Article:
We’re still reluctant to leave the boat to her own devices during tide changes when all hell breaks loose in the anchorage so we plan our trips ashore for the few hours each day when the boats have settled down and everyone’s playing nicely.
Brisbane continues to charm us. It’s doesn’t have the artsy style of Melbourne or the vast scope of Sydney but the small size is more conducive to those of us who tour and shop on foot. In fact it’s so walkable that we haven’t even bought a public transportation card since everything we want we can find within a few blocks.
We stopped at the tourist office for a walking tour map but the elderly gentleman manning the desk couldn’t find one and actually discouraged us from our quest. “It’s only interesting if you like architecture,” he told us. We said we do like architecture and that’s why we want a walking tour, to look at the buildings. I don’t think he believed us and he spent a long time leafing through various binders for something that looked like a walking tour map, ultimately with no success. We are on our own.
We bit the bullet and bought a new Sodastream machine. Our old one is fine but for some strange reason the replacement CO2 tanks sold in Australia and New Zealand use a different thread from the rest of the world. We got our tanks replaced in New Zealand only to learn they won’t work in our machine. For the past year we’ve done without, but we’ll be in Oz for another year and we figured we’ll just get a new one and store the old one until we’re back in the World of Common Threads.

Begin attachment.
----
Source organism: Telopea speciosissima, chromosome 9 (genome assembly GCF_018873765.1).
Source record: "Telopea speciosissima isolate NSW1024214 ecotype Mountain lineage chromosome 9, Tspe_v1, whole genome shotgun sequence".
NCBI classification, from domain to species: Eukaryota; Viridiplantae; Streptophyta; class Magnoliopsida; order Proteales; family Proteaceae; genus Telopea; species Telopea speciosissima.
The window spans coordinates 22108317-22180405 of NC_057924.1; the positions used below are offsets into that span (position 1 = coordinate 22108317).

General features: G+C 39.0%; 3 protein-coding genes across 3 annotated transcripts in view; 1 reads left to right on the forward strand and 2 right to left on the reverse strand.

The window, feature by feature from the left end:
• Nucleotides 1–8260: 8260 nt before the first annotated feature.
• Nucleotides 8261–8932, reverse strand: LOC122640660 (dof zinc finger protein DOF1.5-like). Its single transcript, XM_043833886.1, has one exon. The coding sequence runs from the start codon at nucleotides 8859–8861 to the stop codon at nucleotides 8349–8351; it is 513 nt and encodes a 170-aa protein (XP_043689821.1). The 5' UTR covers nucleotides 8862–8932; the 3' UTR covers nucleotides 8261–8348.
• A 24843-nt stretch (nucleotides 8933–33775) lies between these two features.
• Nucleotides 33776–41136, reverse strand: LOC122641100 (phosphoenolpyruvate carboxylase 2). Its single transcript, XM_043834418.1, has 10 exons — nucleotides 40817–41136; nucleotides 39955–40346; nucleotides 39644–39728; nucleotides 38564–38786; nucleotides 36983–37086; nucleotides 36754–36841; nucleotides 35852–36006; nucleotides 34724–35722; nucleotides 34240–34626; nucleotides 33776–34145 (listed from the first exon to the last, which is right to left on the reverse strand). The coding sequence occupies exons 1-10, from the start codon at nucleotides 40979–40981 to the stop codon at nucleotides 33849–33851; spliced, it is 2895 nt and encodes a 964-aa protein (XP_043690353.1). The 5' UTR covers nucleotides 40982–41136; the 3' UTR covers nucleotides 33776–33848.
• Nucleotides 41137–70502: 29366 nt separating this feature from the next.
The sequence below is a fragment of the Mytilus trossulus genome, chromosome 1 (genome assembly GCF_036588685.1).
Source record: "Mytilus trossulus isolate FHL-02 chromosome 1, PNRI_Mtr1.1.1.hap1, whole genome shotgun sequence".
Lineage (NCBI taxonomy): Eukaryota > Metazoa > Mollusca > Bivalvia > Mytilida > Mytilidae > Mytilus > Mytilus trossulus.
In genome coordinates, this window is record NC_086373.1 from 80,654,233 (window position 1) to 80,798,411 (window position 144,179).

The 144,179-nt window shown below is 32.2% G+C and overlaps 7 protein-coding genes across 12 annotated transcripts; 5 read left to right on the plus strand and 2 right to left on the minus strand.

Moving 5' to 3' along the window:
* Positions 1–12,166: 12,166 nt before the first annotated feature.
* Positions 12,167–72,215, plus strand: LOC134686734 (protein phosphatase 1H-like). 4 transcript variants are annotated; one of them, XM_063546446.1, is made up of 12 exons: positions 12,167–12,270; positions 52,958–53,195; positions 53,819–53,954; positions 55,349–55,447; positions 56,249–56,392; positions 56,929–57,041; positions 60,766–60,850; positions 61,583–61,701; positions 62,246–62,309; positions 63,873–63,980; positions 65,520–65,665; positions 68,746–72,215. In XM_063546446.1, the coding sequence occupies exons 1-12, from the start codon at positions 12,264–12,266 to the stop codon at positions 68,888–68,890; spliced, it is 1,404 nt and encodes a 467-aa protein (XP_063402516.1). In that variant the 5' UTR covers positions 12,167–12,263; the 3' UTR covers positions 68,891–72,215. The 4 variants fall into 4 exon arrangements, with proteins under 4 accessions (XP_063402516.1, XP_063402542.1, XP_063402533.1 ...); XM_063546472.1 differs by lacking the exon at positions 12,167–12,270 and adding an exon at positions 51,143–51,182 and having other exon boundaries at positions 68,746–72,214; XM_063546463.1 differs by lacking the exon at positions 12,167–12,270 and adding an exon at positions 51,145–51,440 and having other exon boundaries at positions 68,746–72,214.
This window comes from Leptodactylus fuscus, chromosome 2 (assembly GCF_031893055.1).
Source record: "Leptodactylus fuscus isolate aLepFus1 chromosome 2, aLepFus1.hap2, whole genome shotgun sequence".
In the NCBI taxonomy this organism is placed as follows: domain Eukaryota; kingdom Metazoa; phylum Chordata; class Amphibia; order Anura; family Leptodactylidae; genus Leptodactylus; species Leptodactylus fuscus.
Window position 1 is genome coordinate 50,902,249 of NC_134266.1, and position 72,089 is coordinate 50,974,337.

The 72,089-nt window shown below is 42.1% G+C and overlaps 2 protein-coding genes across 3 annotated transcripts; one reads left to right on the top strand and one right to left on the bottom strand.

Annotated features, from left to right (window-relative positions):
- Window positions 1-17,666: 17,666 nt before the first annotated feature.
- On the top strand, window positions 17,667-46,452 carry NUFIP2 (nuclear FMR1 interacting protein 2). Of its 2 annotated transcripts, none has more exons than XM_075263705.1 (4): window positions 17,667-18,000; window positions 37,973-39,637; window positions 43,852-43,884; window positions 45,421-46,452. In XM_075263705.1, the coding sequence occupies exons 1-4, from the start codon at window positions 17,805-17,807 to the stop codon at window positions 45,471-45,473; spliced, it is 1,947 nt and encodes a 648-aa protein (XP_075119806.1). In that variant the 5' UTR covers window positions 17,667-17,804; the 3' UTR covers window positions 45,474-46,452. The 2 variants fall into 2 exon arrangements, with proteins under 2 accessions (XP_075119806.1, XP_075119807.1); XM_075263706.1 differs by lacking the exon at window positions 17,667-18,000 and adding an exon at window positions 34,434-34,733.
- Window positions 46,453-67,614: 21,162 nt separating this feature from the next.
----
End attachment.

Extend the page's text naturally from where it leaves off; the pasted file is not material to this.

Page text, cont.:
We also found a store that sells the reusable produce bags and beeswax wraps that have been on my list for ages. I’m doing what I can to reduce the one-use plastic onboard. The reusable produce bags are wonderful and so far every cashier or farmers market who sees them wants to know where they can get them, too. They live in a little pouch in my backpack so I never have to use those plastic bags in the supermarket ever again. The beeswax wraps replace plastic wrap. Our previous owner left so much plastic wrap onboard that we haven’t bought any in five years, but still, I hate to use it to wrap cheese or black bread, which is pretty much all I use it for. Now we can almost eliminate plastic wrap from EV’s waste stream. Baby steps.
When we got back to the dinghy dock we saw that Blackwattle had moved from the anchorage to a pole mooring. Jack thinks the owner is a single hander and we’re impressed that he could tie up bow and stern alone in these swirling currents. We’re also bummed that he moved because now we’ve lost our sight line that assured us we’re not sticking out in the ferry channel during certain tides.
Our day ended with sundowners in the cockpit. We can’t see the sunset from where we are but the golden light reflected on the rocks at Kangaroo Point is beautiful enough for now.